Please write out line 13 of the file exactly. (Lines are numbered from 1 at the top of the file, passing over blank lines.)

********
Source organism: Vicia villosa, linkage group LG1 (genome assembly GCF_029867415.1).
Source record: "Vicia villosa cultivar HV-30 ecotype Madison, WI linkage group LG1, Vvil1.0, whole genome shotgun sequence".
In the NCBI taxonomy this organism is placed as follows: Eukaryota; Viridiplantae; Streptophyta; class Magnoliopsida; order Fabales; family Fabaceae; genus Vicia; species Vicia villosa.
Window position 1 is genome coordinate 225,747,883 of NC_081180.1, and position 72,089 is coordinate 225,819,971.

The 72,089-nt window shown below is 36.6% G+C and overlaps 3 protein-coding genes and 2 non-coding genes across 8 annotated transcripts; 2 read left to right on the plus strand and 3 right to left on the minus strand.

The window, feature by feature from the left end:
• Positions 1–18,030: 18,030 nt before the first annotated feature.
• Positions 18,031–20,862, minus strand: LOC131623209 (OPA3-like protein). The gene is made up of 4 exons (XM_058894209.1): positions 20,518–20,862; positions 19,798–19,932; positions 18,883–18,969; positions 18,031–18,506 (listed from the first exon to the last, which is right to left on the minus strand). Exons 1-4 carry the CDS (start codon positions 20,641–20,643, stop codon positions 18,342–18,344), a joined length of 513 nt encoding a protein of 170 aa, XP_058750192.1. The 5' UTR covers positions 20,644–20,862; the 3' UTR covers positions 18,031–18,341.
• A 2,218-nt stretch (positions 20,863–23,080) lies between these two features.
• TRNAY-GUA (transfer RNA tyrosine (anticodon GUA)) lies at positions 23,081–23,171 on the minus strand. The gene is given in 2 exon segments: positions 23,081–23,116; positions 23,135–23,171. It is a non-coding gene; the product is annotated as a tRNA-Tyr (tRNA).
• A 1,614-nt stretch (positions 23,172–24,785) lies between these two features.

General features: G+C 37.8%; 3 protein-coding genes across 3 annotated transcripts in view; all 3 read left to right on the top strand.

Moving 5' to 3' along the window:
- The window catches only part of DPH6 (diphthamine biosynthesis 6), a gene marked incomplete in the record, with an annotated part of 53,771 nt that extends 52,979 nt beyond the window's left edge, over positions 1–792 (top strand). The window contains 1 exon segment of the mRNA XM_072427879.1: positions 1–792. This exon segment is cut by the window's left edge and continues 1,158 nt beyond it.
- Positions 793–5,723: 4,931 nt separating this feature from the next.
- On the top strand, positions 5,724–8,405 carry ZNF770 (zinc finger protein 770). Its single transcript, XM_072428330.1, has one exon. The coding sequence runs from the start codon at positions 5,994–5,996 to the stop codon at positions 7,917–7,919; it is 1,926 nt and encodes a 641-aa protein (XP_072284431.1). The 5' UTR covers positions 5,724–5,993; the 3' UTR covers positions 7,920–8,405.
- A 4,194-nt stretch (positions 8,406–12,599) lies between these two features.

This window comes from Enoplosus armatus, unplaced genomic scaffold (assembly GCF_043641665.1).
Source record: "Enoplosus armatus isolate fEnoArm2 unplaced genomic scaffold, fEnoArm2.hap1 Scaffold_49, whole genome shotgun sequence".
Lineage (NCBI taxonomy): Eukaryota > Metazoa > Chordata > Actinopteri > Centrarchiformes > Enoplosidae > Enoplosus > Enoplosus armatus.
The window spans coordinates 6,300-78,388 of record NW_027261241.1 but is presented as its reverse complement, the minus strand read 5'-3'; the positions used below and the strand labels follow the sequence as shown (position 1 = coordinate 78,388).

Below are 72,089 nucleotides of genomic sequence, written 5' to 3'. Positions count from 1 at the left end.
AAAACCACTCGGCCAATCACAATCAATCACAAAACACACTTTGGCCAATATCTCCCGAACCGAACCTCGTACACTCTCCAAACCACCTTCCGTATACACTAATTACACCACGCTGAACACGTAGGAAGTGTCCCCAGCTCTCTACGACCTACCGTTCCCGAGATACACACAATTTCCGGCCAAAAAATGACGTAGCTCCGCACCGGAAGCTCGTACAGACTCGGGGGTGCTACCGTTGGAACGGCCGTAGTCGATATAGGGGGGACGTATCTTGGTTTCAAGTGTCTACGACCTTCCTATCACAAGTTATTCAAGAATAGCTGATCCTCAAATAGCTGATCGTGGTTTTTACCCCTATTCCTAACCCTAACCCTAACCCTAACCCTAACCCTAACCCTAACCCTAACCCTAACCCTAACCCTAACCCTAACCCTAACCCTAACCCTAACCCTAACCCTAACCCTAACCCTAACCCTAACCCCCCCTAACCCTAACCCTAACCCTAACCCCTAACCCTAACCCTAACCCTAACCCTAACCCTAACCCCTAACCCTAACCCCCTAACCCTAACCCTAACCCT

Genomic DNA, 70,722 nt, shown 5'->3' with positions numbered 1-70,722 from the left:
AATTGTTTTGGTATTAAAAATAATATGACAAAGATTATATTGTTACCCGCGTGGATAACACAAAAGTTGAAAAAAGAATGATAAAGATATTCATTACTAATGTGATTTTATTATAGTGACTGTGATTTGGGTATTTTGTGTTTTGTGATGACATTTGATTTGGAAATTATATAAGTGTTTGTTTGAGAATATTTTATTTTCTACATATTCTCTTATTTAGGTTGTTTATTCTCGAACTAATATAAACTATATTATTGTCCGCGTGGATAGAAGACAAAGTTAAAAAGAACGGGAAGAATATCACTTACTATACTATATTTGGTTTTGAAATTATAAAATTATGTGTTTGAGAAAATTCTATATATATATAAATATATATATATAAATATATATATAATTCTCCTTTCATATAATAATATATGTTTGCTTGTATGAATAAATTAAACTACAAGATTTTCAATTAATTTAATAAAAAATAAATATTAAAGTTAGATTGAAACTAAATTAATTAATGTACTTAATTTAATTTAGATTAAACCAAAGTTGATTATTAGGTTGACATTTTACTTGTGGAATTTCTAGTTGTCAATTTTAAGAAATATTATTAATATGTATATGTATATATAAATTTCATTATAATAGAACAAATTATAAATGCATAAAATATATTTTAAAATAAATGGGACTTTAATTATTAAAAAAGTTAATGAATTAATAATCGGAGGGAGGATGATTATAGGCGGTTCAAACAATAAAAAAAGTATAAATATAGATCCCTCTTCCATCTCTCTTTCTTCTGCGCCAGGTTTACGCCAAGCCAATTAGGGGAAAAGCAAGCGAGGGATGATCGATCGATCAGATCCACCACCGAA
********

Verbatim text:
Moving 5' to 3' along the window: